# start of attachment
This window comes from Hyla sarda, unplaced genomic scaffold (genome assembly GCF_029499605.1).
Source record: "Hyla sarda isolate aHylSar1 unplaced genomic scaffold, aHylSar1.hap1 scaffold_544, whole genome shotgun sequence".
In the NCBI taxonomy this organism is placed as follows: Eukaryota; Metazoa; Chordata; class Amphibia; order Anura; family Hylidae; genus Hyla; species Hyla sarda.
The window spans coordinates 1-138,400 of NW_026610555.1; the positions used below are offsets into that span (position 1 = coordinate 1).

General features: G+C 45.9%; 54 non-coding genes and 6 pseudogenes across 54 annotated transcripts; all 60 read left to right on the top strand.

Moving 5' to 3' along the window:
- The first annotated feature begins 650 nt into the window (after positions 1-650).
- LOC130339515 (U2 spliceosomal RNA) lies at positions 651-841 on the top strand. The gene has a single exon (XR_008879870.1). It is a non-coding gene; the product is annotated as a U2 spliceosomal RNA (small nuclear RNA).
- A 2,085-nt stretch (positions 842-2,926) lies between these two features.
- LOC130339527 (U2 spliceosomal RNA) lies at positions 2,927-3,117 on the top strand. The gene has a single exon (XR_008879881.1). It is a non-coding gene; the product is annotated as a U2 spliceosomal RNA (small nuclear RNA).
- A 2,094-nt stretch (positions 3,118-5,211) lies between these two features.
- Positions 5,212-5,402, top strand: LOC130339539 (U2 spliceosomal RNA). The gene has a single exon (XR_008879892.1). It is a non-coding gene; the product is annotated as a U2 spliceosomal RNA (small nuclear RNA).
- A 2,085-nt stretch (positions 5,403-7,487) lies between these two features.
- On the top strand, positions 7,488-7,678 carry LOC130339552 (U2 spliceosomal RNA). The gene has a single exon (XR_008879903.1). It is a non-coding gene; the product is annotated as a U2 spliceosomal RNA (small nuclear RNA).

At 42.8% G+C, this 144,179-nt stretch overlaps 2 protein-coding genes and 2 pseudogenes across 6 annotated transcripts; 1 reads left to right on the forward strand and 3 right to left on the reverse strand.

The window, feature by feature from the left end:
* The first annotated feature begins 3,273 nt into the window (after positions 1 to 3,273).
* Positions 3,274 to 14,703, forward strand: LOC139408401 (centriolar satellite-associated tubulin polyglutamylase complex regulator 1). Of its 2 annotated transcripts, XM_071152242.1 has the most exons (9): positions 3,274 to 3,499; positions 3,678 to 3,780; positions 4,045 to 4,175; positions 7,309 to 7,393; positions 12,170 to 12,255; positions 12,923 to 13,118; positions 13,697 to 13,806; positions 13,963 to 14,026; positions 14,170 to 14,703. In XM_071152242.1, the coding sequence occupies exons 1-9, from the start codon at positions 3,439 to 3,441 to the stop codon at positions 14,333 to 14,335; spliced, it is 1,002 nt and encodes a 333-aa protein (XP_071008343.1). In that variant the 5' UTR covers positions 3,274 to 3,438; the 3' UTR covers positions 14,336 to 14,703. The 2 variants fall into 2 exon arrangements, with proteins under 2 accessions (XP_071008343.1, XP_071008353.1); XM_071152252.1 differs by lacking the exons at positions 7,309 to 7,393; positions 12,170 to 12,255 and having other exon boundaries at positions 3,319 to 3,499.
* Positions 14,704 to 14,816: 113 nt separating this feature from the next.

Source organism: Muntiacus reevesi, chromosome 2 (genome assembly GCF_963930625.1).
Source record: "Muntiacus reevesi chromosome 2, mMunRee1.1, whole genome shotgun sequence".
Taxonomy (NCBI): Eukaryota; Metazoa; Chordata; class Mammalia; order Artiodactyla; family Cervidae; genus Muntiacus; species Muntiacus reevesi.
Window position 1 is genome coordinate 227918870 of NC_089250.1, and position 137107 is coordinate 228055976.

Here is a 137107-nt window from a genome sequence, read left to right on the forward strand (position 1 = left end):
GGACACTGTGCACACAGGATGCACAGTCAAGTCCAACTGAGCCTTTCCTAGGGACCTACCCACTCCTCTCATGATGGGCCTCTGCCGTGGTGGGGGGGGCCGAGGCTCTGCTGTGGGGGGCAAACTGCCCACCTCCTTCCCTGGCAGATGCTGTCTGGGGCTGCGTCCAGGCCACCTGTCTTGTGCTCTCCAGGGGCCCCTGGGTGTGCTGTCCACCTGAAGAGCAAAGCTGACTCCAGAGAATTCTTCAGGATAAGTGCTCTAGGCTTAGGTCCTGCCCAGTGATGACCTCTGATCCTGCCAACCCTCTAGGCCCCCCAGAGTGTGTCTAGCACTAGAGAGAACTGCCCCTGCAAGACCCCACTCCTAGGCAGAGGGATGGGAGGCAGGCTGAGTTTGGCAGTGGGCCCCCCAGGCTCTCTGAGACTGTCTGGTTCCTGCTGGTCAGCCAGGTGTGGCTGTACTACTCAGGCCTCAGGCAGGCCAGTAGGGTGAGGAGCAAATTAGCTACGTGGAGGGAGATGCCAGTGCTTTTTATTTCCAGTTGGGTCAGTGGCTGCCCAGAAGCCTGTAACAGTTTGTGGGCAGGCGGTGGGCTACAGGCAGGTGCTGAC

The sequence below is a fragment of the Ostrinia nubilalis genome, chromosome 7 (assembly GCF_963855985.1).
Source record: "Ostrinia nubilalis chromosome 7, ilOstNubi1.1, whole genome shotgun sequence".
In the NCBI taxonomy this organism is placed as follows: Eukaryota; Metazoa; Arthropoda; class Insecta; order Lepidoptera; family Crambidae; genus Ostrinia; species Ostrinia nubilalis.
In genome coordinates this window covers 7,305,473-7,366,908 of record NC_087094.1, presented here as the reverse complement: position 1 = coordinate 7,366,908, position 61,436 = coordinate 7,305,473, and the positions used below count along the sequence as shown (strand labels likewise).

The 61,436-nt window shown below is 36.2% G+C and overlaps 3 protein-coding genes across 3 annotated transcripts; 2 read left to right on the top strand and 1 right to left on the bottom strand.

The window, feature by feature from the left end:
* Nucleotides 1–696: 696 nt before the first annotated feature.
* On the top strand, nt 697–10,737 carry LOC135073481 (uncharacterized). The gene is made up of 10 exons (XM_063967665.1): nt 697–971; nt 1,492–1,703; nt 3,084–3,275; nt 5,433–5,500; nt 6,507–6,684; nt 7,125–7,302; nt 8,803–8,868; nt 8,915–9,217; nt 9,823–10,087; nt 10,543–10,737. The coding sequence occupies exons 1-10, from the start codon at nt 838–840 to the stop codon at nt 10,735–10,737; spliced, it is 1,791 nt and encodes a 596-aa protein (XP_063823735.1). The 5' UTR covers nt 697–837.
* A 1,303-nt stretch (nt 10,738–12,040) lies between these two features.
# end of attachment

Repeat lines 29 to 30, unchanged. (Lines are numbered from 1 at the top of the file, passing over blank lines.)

In genome coordinates this window covers 7,305,473-7,366,908 of record NC_087094.1, presented here as the reverse complement: position 1 = coordinate 7,366,908, position 61,436 = coordinate 7,305,473, and the positions used below count along the sequence as shown (strand labels likewise).

The 61,436-nt window shown below is 36.2% G+C and overlaps 3 protein-coding genes across 3 annotated transcripts; 2 read left to right on the top strand and 1 right to left on the bottom strand.